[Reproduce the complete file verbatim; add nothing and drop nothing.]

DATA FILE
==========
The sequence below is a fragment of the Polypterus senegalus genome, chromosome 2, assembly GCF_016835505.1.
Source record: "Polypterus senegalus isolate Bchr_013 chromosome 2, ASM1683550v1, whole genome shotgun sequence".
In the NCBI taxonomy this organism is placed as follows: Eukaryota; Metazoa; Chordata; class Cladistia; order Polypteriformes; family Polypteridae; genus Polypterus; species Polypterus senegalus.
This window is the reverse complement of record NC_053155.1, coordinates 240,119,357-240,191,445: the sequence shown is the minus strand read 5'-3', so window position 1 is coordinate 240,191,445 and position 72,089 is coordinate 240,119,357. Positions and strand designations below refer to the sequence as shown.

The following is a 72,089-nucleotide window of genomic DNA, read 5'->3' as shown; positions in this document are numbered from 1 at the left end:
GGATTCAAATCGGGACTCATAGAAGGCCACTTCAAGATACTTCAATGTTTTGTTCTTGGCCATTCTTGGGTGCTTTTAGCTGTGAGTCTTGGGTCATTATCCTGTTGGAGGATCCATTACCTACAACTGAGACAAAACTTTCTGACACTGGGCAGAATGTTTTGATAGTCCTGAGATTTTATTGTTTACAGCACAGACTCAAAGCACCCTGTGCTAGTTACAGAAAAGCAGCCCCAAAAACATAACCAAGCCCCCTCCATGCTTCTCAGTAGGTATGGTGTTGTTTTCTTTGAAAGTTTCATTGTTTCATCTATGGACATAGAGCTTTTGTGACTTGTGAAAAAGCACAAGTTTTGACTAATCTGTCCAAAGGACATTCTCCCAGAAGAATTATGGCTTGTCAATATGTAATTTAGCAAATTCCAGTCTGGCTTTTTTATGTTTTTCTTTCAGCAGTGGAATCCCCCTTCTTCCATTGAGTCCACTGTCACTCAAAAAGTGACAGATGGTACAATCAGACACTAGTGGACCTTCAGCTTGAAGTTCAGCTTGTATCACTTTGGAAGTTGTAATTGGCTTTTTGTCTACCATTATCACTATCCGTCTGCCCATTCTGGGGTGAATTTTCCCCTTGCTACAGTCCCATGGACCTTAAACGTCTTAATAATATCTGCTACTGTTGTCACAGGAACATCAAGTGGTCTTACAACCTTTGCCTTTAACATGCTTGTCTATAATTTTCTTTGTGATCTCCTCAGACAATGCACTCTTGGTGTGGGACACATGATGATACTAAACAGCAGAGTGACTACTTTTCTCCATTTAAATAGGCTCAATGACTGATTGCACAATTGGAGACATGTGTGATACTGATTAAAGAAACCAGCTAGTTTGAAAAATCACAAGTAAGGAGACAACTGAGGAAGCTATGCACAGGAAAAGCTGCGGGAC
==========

The sequence below is a fragment of the Polypterus senegalus genome, chromosome 2, assembly GCF_016835505.1.
Source record: "Polypterus senegalus isolate Bchr_013 chromosome 2, ASM1683550v1, whole genome shotgun sequence".
In the NCBI taxonomy this organism is placed as follows: Eukaryota; Metazoa; Chordata; class Cladistia; order Polypteriformes; family Polypteridae; genus Polypterus; species Polypterus senegalus.
This window is the reverse complement of record NC_053155.1, coordinates 240,119,357-240,191,445: the sequence shown is the minus strand read 5'-3', so window position 1 is coordinate 240,191,445 and position 72,089 is coordinate 240,119,357. Positions and strand designations below refer to the sequence as shown.

The following is a 72,089-nucleotide window of genomic DNA, read 5'->3' as shown; positions in this document are numbered from 1 at the left end:
GGATTCAAATCGGGACTCATAGAAGGCCACTTCAAGATACTTCAATGTTTTGTTCTTGGCCATTCTTGGGTGCTTTTAGCTGTGAGTCTTGGGTCATTATCCTGTTGGAGGATCCATTACCTACAACTGAGACAAAACTTTCTGACACTGGGCAGAATGTTTTGATAGTCCTGAGATTTTATTGTTTACAGCACAGACTCAAAGCACCCTGTGCTAGTTACAGAAAAGCAGCCCCAAAAACATAACCAAGCCCCCTCCATGCTTCTCAGTAGGTATGGTGTTGTTTTCTTTGAAAGTTTCATTGTTTCATCTATGGACATAGAGCTTTTGTGACTTGTGAAAAAGCACAAGTTTTGACTAATCTGTCCAAAGGACATTCTCCCAGAAGAATTATGGCTTGTCAATATGTAATTTAGCAAATTCCAGTCTGGCTTTTTTATGTTTTTCTTTCAGCAGTGGAATCCCCCTTCTTCCATTGAGTCCACTGTCACTCAAAAAGTGACAGATGGTACAATCAGACACTAGTGGACCTTCAGCTTGAAGTTCAGCTTGTATCACTTTGGAAGTTGTAATTGGCTTTTTGTCTACCATTATCACTATCCGTCTGCCCATTCTGGGGTGAATTTTCCCCTTGCTACAGTCCCATGGACCTTAAACGTCTTAATAATATCTGCTACTGTTGTCACAGGAACATCAAGTGGTCTTACAACCTTTGCCTTTAACATGCTTGTCTATAATTTTCTTTGTGATCTCCTCAGACAATGCACTCTTGGTGTGGGACACATGATGATACTAAACAGCAGAGTGACTACTTTTCTCCATTTAAATAGGCTCAATGACTGATTGCACAATTGGAGACATGTGTGATACTGATTAAAGAAACCAGCTAGTTTGAAAAATCACAAGTAAGGAGACAACTGAGGAAGCTATGCACAGGAAAAGCTGCGGGAC